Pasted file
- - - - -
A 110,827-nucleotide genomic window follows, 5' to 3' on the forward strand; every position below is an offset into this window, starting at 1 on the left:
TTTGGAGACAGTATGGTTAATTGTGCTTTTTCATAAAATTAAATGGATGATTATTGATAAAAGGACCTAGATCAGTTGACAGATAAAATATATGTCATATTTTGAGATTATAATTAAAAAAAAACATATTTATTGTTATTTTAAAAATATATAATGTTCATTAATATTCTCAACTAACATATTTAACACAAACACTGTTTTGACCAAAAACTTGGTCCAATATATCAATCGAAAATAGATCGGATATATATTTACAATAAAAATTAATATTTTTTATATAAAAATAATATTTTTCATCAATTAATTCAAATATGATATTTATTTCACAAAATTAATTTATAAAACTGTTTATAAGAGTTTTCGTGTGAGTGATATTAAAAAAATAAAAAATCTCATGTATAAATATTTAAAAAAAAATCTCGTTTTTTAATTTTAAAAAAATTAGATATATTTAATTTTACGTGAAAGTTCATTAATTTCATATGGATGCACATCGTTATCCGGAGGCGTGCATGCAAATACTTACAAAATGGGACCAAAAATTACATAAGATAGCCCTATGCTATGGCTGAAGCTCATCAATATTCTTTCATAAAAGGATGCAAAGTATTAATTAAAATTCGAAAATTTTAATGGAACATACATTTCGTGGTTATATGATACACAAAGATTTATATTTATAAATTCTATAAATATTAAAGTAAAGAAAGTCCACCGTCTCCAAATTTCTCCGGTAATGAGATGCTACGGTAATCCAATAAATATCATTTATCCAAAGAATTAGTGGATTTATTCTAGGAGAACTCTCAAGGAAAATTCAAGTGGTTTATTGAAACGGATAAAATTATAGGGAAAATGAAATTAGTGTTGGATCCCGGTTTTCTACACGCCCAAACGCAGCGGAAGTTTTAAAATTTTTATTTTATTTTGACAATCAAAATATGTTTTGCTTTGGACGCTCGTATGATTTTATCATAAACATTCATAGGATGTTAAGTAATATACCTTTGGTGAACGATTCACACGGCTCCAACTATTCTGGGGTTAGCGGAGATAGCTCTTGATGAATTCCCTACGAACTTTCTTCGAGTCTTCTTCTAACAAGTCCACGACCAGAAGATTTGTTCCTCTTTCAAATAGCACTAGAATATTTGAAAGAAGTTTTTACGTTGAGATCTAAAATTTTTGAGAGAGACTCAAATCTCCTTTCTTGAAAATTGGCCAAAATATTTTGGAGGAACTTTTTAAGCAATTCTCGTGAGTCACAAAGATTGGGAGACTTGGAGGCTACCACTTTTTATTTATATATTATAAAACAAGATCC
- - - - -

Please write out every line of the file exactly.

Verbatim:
A 110,827-nucleotide genomic window follows, 5' to 3' on the forward strand; every position below is an offset into this window, starting at 1 on the left:
TTTGGAGACAGTATGGTTAATTGTGCTTTTTCATAAAATTAAATGGATGATTATTGATAAAAGGACCTAGATCAGTTGACAGATAAAATATATGTCATATTTTGAGATTATAATTAAAAAAAAACATATTTATTGTTATTTTAAAAATATATAATGTTCATTAATATTCTCAACTAACATATTTAACACAAACACTGTTTTGACCAAAAACTTGGTCCAATATATCAATCGAAAATAGATCGGATATATATTTACAATAAAAATTAATATTTTTTATATAAAAATAATATTTTTCATCAATTAATTCAAATATGATATTTATTTCACAAAATTAATTTATAAAACTGTTTATAAGAGTTTTCGTGTGAGTGATATTAAAAAAATAAAAAATCTCATGTATAAATATTTAAAAAAAAATCTCGTTTTTTAATTTTAAAAAAATTAGATATATTTAATTTTACGTGAAAGTTCATTAATTTCATATGGATGCACATCGTTATCCGGAGGCGTGCATGCAAATACTTACAAAATGGGACCAAAAATTACATAAGATAGCCCTATGCTATGGCTGAAGCTCATCAATATTCTTTCATAAAAGGATGCAAAGTATTAATTAAAATTCGAAAATTTTAATGGAACATACATTTCGTGGTTATATGATACACAAAGATTTATATTTATAAATTCTATAAATATTAAAGTAAAGAAAGTCCACCGTCTCCAAATTTCTCCGGTAATGAGATGCTACGGTAATCCAATAAATATCATTTATCCAAAGAATTAGTGGATTTATTCTAGGAGAACTCTCAAGGAAAATTCAAGTGGTTTATTGAAACGGATAAAATTATAGGGAAAATGAAATTAGTGTTGGATCCCGGTTTTCTACACGCCCAAACGCAGCGGAAGTTTTAAAATTTTTATTTTATTTTGACAATCAAAATATGTTTTGCTTTGGACGCTCGTATGATTTTATCATAAACATTCATAGGATGTTAAGTAATATACCTTTGGTGAACGATTCACACGGCTCCAACTATTCTGGGGTTAGCGGAGATAGCTCTTGATGAATTCCCTACGAACTTTCTTCGAGTCTTCTTCTAACAAGTCCACGACCAGAAGATTTGTTCCTCTTTCAAATAGCACTAGAATATTTGAAAGAAGTTTTTACGTTGAGATCTAAAATTTTTGAGAGAGACTCAAATCTCCTTTCTTGAAAATTGGCCAAAATATTTTGGAGGAACTTTTTAAGCAATTCTCGTGAGTCACAAAGATTGGGAGACTTGGAGGCTACCACTTTTTATTTATATATTATAAAACAAGATCC